The world and the individual
While this central matter regarding the definition of Truth, and of our relation to truth, has not essentially changed its place in my mind, I have been doing what I could, since my first book was written, to come to clearness as to the relations of Idealism to the special problems of human life and destiny. In my first book, the conception of the Absolute was defined in such wise as led me then to prefer, quite deliberately, the use of the term Thought as the best name for the final unity of the Absolute.
While this term was there so defined as to make Thought inclusive of Will and of Experience, these latter terms were not emphasized prominently enough, and the aspects of the Absolute Life which they denote have since become more central in my own interests.
The present is a deliberate effort to bring into synthesis, more fully than I have ever done before, the relations of Knowledge and of Will in our conception of God. The center of the present discussion is, for this very reason, the true meaning, and place of the concept of Individuality, in regard to which the present discussion carries out a little more fully considerations which appear, in a very different form of statement, in the Supplementary Essay, published at the close of The Conception of God. As for the term Thought, I now agree that the inclusive use which I gave to it in my first book is not wholly convenient; and in these lectures, I use this term Thought as a name for the process by which we define or describe objects viewed as beyond or as other than the process whereby they are defined or described, while, in my Religious Aspect of Philosophy, the term, as applied to the Absolute, referred not only to finite processes of thinking, but also, and expressly, to the inclusive Whole of Insight, in which both truth and value are attained, not as objects beyond Thought's ideas, but as appreciated and immanent fulfillment or expression of all the purposes of finite Thought.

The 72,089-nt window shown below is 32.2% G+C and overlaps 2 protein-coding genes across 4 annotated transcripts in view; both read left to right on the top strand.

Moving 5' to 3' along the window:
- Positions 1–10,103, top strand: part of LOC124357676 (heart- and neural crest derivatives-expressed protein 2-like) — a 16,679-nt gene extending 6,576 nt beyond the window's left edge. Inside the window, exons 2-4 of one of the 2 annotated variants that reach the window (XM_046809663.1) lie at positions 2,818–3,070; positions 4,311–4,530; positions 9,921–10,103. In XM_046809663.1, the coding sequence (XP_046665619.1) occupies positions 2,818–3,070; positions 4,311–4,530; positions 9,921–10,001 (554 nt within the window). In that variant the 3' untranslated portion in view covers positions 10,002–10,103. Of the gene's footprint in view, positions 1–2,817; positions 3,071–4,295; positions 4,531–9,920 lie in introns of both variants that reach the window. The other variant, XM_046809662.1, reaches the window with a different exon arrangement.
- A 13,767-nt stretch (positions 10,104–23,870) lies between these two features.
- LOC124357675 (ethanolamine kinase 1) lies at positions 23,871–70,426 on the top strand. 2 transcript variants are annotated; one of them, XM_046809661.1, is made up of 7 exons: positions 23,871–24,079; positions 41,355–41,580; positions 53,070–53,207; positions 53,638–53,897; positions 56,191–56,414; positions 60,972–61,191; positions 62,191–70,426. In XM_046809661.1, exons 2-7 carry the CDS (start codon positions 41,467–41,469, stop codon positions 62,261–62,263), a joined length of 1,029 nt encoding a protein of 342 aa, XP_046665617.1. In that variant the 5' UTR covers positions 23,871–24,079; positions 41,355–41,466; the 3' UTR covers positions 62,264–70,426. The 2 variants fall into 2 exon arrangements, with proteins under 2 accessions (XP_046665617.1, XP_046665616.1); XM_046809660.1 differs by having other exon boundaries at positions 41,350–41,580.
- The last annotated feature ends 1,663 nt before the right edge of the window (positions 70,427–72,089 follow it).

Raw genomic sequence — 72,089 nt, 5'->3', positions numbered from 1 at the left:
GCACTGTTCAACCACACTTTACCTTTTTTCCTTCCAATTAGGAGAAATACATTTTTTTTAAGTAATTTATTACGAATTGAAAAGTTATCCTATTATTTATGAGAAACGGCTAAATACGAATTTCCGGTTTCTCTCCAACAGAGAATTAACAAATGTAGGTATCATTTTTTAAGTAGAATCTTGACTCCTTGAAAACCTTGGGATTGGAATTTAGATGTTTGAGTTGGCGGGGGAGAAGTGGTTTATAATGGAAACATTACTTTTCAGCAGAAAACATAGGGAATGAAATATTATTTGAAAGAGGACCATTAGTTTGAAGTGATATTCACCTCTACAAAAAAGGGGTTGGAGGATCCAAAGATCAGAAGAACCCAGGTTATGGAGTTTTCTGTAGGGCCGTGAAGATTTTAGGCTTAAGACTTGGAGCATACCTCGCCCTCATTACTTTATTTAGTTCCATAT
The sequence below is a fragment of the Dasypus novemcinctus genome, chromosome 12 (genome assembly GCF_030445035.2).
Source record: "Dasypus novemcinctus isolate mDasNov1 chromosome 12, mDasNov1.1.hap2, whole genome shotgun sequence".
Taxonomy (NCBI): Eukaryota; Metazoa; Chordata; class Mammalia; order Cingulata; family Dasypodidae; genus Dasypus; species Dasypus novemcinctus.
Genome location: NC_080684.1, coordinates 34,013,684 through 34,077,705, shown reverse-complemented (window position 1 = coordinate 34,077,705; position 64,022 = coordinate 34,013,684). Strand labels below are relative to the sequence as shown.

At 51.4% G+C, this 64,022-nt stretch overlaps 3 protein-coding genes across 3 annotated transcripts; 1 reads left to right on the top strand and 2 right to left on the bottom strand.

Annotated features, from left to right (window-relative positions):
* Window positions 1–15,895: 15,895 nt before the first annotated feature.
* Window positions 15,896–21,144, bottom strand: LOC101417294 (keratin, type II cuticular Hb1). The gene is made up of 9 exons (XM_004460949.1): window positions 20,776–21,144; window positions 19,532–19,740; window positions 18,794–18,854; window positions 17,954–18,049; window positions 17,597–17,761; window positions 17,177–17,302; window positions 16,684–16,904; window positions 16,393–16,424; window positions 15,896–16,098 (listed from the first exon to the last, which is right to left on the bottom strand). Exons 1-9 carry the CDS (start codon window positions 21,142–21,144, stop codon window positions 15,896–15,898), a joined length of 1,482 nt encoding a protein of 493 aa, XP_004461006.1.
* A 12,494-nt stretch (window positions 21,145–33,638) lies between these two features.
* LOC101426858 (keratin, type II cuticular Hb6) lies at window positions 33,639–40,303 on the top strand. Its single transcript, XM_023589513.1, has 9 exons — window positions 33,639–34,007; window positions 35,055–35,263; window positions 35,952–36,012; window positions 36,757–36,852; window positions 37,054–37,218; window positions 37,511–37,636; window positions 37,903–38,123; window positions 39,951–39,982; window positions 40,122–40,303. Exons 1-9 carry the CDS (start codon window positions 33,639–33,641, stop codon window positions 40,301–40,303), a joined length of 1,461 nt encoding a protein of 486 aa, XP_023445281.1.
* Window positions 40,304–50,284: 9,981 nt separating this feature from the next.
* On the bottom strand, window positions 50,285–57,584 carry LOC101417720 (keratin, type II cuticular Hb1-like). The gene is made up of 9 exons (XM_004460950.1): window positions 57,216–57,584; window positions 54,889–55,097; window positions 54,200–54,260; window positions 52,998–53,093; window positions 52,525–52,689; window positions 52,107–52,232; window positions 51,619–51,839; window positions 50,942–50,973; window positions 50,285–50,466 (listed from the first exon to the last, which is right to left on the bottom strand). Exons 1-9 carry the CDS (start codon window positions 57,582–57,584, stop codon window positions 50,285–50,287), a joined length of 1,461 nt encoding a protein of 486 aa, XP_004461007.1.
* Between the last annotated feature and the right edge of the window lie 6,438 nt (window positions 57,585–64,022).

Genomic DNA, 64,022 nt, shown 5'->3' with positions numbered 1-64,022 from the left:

This usage seems to be less effective for purposes of exposition than that which I have tried to employ in this book. Besides, I now more emphasize the distinctions there already implied, while I surrender in no whit my assurance of the unity of God and the World. As for the present discussion, it is useless to defend its methods to people who by nature or by training are opposed to all thoroughgoing philosophical inquiry.
Such are nowadays accustomed to say that they are already well aware of the limits of human thinking and that they confine themselves wholly to "the realm of experience." It is useless to tell them that this book also is an inquiry regarding just this realm of experience. For such critics after a fashion not unknown amongst people who think themselves to be " pure " empiricists, will of course know, quite a priori and absolutely, that there is nothing absolute to be known.
Not for such critics, who may be left where God has placed them, but for still open-hearted inquirers, I may as well say, however, that, to my mind, the only demonstrable truths of an ultimate philosophy relate to the constitution of the actual realm of Experience, and to so much only about the constitution of this realm as cannot be denied without self-contradiction. Whenever, in dealing with Experience, we try to find out what, on the whole, it is and means, we philosophize.
Download PDF ebook 19.3 MB